Based on such passages of the Bible, the Japanese Catholic Bishops have declared the following in their Millennium Message "A Look to Life". 'A true human splendor is shown by the fact of mutual forgiveness, no matter how difficult it is. This is the road Christ took when he faced the cross. He ordered his disciples to give up the sword and just before his last breath he asked the Father to forgive those who nailed him to the cross. Jesus, with his imposing attractiveness, has drawn many people to himself and continues to influence the hearts of many. Instead of selecting retaliation, he opted for the way of forgiveness by giving up his own life.' (n. 69)

When we look at human history and Church history we realize how much time it took to accept such a way of thinking. Although unthinkable today, in the past, due to many limitations of the times, there was no way to really oppose slavery, wars or death penalty. In our modern times it has become clear that the "protection of life" is a common principle to measure most of such issues.We should not forget that the early Christian communities opposed the death penalty. But, later on, when the Roman Empire accepted Christianity as state religion the Church received special privileges and protection from the State. That led the Church to being a spokesman of the State. St. Augustinus and St. Thomas and even Thomas More, the famous human rights protector of the 16th century, were unable to propose the abolition of the death penalty and accept it under certain conditions.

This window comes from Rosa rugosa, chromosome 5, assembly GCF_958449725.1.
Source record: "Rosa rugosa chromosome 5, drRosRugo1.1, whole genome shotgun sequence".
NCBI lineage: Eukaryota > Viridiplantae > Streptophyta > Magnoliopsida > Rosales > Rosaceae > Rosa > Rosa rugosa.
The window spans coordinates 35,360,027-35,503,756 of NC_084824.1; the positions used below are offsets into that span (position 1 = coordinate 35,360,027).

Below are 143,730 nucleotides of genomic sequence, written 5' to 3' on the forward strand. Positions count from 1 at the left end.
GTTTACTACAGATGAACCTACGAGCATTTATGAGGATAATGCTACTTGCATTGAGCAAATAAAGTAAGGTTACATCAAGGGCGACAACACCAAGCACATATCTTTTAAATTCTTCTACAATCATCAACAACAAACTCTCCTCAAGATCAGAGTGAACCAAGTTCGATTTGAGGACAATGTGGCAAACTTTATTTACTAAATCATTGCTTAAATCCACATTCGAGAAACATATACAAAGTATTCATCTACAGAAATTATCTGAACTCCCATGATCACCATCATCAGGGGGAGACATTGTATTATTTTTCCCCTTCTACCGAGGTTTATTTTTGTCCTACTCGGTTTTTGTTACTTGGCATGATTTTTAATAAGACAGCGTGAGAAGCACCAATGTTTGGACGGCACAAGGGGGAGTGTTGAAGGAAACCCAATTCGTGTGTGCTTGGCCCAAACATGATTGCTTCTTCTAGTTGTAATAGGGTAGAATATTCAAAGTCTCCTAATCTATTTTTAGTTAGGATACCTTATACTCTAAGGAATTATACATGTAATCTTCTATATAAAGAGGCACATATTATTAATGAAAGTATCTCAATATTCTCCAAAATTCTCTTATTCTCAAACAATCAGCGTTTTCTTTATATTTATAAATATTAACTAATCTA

page -2-
In any case, the Church's teaching, especially with regard to concrete ethical issues, is better understood with the passing of time and is, little by little, upgraded. The changes in the position of the Church with regard to the death penalty are quite interesting from the point of view of doctrinal development. There is a big difference, for instance, between the official opinions of the Church of the 13th century and in modern times. In the old times, Pope Innocent III wrote an apology to Burdens the heretic, but at the same time he tried to convince him that the State had the right to give a death sentence. Luckily enough, the reflections done by the 2nd Vatican Council bore fruit at the epoch-making event when John Paul II officially apologized for the past mistakes done by the Church on the occasion of the entrance into the new millennium. At present, the Church, following the spirit of the Gospel, has become gradually more sensitive towards issues of human rights and of human respect. She is positively supporting now movements for the abolition of the death penalty.